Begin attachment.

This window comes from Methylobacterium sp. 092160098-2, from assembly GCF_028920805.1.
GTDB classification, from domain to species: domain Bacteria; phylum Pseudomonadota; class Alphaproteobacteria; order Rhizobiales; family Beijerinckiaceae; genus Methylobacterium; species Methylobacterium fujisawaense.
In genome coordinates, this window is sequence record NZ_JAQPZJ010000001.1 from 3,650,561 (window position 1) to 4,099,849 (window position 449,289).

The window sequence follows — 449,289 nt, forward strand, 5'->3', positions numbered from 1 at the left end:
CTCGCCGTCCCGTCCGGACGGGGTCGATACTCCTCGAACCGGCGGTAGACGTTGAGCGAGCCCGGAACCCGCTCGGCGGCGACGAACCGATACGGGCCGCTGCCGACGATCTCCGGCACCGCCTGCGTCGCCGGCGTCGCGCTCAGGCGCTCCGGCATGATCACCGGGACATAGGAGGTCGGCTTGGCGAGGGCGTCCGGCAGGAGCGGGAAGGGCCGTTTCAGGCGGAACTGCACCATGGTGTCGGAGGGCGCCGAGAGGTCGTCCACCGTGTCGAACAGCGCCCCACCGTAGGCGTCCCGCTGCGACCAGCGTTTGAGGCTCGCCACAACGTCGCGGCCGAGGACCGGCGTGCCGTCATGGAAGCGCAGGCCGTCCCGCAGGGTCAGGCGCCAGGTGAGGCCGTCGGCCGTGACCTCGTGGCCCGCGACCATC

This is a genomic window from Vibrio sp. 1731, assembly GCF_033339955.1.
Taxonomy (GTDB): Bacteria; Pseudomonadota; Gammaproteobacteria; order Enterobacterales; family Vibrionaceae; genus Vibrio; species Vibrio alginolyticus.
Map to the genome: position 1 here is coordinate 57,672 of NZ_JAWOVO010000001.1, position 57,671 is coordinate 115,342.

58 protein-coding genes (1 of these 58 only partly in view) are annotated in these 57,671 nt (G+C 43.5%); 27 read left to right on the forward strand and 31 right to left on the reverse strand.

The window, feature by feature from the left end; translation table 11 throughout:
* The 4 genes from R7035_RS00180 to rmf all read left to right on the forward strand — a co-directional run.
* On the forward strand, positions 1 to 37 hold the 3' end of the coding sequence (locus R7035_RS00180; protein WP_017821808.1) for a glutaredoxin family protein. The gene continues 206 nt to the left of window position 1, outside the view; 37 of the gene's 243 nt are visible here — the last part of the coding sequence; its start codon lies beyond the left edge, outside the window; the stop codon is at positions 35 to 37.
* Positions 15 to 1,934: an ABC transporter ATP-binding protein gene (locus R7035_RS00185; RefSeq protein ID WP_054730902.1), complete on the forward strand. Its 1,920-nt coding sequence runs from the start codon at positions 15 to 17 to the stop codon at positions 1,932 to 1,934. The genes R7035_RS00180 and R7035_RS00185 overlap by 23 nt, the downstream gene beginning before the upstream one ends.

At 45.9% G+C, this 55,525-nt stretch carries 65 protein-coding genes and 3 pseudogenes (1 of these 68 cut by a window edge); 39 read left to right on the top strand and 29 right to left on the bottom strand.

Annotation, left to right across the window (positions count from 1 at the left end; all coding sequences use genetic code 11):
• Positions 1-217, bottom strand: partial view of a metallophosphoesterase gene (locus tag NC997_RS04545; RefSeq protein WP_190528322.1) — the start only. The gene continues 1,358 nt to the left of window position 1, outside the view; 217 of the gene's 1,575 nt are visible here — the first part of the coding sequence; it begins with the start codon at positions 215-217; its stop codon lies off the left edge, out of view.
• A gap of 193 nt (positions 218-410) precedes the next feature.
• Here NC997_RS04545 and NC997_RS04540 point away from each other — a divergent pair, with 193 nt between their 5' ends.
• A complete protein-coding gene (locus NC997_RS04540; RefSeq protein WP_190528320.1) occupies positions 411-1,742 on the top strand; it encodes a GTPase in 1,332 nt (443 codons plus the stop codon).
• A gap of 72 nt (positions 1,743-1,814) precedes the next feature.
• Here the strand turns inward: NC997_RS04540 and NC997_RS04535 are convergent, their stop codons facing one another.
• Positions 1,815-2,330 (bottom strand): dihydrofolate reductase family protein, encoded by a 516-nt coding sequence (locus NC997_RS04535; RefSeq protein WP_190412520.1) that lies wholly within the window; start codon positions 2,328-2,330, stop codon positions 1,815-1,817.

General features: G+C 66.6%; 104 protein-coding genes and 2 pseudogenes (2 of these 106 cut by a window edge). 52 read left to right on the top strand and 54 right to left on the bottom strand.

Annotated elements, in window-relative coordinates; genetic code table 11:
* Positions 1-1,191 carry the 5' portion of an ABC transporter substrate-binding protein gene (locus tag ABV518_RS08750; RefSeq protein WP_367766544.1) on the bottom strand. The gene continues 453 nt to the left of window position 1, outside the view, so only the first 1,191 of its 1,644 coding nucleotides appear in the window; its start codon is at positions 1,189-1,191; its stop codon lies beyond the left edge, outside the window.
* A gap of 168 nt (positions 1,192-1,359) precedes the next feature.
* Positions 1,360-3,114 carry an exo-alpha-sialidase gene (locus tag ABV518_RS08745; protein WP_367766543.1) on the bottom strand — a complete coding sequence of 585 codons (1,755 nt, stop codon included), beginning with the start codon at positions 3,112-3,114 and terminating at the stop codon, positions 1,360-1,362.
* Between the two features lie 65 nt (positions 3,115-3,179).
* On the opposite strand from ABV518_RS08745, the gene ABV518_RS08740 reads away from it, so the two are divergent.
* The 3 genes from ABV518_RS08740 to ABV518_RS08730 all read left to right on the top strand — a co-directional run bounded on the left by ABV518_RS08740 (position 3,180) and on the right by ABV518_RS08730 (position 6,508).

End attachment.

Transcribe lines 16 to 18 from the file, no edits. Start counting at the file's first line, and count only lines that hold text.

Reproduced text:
• Positions 1-217, bottom strand: partial view of a metallophosphoesterase gene (locus tag NC997_RS04545; RefSeq protein WP_190528322.1) — the start only. The gene continues 1,358 nt to the left of window position 1, outside the view; 217 of the gene's 1,575 nt are visible here — the first part of the coding sequence; it begins with the start codon at positions 215-217; its stop codon lies off the left edge, out of view.
• A gap of 193 nt (positions 218-410) precedes the next feature.
• Here NC997_RS04545 and NC997_RS04540 point away from each other — a divergent pair, with 193 nt between their 5' ends.